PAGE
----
Eleuterio Villanueva, as second witness, testified that the complainant Hilaria V. Sangalang is his niece, she being a daughter of her (sic) sister; that at about 11:00 o'clock a.m. on October 11, 1975, Hilaria went to the Barrio Captain of Quiling, Talisay, Batangas, to report to him what Venancio Ramilo did to Hilaria.  The said Barrio Captain, in turn, advised them to report the matter to the police authorities of Talisay, Batangas.  In the evening of the following date, October 12, 1975, he and her niece went to the Chief of Police of Talisay, Batangas, to whom they reported the matter.  Hilaria Sangalang was then and there investigated by the police, while he waited for her outside the police headquarters."

Appellant Ramilo raised the following assignment of errors in this appeal:
I

THE LOWER COURT ERRED IN CLOSING ITS EYES TO THE INHERENT INCREDIBILITY OF, AND IRRECONCILABLE CONFLICTS IN, THE EVIDENCE OF THE PROSECUTION.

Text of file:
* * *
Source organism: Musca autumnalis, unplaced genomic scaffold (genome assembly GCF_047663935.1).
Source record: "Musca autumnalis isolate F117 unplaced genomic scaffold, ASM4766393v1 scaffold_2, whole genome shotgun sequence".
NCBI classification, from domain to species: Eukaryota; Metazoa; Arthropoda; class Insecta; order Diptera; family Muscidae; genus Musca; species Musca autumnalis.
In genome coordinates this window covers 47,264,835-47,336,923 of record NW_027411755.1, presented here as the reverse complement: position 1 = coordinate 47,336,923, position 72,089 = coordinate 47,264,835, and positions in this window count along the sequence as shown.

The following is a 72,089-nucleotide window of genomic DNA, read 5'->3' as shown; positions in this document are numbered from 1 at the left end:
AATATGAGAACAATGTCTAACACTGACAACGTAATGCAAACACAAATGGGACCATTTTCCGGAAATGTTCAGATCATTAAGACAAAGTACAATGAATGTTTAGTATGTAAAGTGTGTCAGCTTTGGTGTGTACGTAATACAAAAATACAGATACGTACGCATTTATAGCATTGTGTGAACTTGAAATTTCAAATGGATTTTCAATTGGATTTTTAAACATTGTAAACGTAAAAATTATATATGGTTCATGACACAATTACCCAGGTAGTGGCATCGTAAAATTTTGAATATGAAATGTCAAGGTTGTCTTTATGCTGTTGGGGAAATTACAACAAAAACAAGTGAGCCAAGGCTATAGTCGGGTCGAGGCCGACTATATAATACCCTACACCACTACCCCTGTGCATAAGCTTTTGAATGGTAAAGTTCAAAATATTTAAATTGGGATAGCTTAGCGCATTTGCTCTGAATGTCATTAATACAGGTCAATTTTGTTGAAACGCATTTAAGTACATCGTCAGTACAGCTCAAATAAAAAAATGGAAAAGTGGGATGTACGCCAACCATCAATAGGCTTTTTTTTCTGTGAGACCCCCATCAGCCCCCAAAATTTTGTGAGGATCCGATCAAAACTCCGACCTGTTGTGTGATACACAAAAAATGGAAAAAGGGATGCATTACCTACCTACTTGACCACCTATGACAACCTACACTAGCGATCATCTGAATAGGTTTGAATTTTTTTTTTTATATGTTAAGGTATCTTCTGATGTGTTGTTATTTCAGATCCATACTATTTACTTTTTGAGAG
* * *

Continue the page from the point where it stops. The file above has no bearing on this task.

II

THE LOWER COURT ALSO ERRED IN IGNORING THE WELL-ESTABLISHED PRINCIPLES THAT THE PROSECUTION MUST DEPEND FOR CONVICTION UPON THE STRENGTH OF ITS OWN EVIDENCE; THAT IT CANNOT RELY ON THE WEAKNESS OF THE EVIDENCE FOR THE DEFENSE; THAT AN ACCUSED HAS THE ABSOLUTE RIGHT TO REMAIN SILENT, BECAUSE OF THE PRESUMPTION OF HIS INNOCENCE AS ENSHRINED IN THE CONSTITUTION AND AS EXPRESSLY PROVIDED FOR IN THE CORRESPONDING LAWS, RULES AND REGULATION; AND THAT THE DEFENSE OF ALIBI ASSUMES IMPORTANCE WHEN THE EVIDENCE FOR THE PROSECUTION IS WEAK.

III

THE LOWER COURT FINALLY ERRED IN FINDING THE HEREIN ACCUSED GUILTY OF RAPE BEYOND REASONABLE DOUBT, AND IN SENTENCING HIM TO LIFE IMPRISONMENT.
The appellant contends that the lower court erred in its appreciation of the prosecution evidence as the complainant's testimony is incredible being fraught with several inconsistencies.

On the issue of credibility of witnesses, this Court has always accorded a high degree of respect to the findings of the trial court, the latter being in the best position to observe the deportment and demeanor of the witnesses.  After a careful review of the records, we find no reason to deviate from this well-settled rule.